I will be mindful of the Mattole people’s history on my hike, and I’ll share the knowledge I learned with my fellow hikers. I will keep the blog posted on how the trip goes.
Having been born and raised in India, the notion of a gap year has always been fairly restricted to a specific segment of students – those who are unable to perform up to their expectations in the cutthroat entrance tests to the most prestigious universities in the country. If one wasn’t spending their gap year preparing for the Joint Entrance Examination (JEE) or the Common Law Admission Test (CLAT), the idea of taking time off before college would be frowned upon by students and parents alike.
I, too, had bought into this prevailing herd mentality of going straight to college after high school; if you’re taking a year off and not studying for a test, you’re simply wasting your time – time that could be well spent earning an undergraduate degree. That is, until I came across the Duke Gap Year Program. It piqued my interest largely because it was an opportunity unlike that offered by any of the other colleges into which I was admitted. What started out as a mere curiosity to explore what the program entailed, transformed into a paradigm shift in the manner in which I view a gap year.
I came across an article by admissions officers at Harvard, which talked about how the increasingly competitive application process often leads to students ‘burning out’ before they begin college, and how taking time off can allow students to recharge and begin afresh their 4-year undergraduate journey. It was surprising how much I was able to relate to the content put forward by the authors, so much so that I showed it to my friends who also applied to colleges in the US, eliciting similar reactions. Soon enough, I was surfing the net for hours, scouring for opportunities to make my gap year an enriching experience, getting everything in order to pitch a concrete plan to my parents (who, unlike me, had not yet been disillusioned with the stigma around a gap year).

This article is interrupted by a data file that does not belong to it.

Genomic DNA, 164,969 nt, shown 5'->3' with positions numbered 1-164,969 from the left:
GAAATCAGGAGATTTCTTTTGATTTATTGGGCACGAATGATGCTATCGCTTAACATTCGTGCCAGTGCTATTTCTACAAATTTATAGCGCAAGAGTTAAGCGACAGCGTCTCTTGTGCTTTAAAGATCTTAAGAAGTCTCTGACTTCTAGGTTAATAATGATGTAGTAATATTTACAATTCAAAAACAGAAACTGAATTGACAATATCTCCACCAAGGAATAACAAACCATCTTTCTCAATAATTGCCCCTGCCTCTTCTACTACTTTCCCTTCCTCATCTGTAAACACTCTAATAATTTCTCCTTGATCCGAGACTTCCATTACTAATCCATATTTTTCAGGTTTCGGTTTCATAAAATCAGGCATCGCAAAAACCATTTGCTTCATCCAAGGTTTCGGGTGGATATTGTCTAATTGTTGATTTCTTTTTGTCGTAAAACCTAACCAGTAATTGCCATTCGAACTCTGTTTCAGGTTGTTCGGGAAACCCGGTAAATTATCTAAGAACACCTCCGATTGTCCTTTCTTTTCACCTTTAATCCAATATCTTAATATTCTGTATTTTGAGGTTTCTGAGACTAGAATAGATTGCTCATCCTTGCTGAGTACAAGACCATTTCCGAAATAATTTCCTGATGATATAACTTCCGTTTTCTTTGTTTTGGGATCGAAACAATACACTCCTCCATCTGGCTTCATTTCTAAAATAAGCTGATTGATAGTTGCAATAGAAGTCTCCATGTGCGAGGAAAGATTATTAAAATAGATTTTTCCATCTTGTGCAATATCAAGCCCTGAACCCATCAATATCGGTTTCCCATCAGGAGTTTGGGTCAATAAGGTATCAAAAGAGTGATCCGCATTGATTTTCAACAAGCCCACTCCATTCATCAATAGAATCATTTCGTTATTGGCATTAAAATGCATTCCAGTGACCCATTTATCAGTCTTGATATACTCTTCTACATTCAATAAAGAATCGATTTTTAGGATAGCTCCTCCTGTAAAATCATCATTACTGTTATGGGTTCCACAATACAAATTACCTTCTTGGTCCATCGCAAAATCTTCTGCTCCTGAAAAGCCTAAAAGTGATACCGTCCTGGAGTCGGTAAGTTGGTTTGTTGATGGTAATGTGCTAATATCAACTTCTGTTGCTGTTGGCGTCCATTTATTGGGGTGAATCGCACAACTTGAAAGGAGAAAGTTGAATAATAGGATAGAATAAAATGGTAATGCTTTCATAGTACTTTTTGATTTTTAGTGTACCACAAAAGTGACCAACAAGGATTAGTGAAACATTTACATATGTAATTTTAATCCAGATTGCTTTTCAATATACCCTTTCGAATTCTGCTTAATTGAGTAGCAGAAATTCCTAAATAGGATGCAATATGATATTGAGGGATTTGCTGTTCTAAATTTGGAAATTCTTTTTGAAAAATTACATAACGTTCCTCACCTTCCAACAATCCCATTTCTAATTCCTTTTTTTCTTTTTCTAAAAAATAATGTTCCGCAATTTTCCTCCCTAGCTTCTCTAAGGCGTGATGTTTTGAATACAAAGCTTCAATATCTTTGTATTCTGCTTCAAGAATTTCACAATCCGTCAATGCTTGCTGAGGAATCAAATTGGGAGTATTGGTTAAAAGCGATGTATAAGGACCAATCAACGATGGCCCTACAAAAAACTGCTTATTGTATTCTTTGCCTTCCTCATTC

What drew me most to the idea of a gap year is that it allows me to freely explore my interests, both academic and non-academic. Having studied in a curriculum that structurally lacked an interdisciplinary component, I never had the chance to delve further into my interest in astrophysics and political science in school. The freedom afforded by the gap year will be crucial in helping me understand my interests and aspirations in a more comprehensive manner and providing me with a clearer picture about my future, which will consequently result in a more fruitful and enriching college experience. Having had the last 2 years of high school crammed with standardized tests, extra–curricular activities, and the college application process, it would be a wonderful opportunity to have time to recharge and enter college as a much more enthusiastic freshman.